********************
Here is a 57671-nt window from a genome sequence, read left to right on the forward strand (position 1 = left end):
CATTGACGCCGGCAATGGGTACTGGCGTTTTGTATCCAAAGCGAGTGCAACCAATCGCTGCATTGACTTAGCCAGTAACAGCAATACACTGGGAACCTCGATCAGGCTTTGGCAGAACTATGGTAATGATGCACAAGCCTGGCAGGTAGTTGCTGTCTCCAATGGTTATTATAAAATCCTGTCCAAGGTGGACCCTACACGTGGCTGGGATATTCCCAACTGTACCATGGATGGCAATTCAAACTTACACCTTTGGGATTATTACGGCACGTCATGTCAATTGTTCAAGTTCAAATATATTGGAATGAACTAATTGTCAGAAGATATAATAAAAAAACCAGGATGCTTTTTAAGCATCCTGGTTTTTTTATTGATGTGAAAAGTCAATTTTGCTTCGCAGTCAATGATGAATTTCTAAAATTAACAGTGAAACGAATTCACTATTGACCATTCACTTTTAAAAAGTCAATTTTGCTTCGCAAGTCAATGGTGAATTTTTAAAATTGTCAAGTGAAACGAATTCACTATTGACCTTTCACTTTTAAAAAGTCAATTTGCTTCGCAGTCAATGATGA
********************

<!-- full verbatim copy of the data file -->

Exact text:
Here is a 57671-nt window from a genome sequence, read left to right on the forward strand (position 1 = left end):
CATTGACGCCGGCAATGGGTACTGGCGTTTTGTATCCAAAGCGAGTGCAACCAATCGCTGCATTGACTTAGCCAGTAACAGCAATACACTGGGAACCTCGATCAGGCTTTGGCAGAACTATGGTAATGATGCACAAGCCTGGCAGGTAGTTGCTGTCTCCAATGGTTATTATAAAATCCTGTCCAAGGTGGACCCTACACGTGGCTGGGATATTCCCAACTGTACCATGGATGGCAATTCAAACTTACACCTTTGGGATTATTACGGCACGTCATGTCAATTGTTCAAGTTCAAATATATTGGAATGAACTAATTGTCAGAAGATATAATAAAAAAACCAGGATGCTTTTTAAGCATCCTGGTTTTTTTATTGATGTGAAAAGTCAATTTTGCTTCGCAGTCAATGATGAATTTCTAAAATTAACAGTGAAACGAATTCACTATTGACCATTCACTTTTAAAAAGTCAATTTTGCTTCGCAAGTCAATGGTGAATTTTTAAAATTGTCAAGTGAAACGAATTCACTATTGACCTTTCACTTTTAAAAAGTCAATTTGCTTCGCAGTCAATGATGA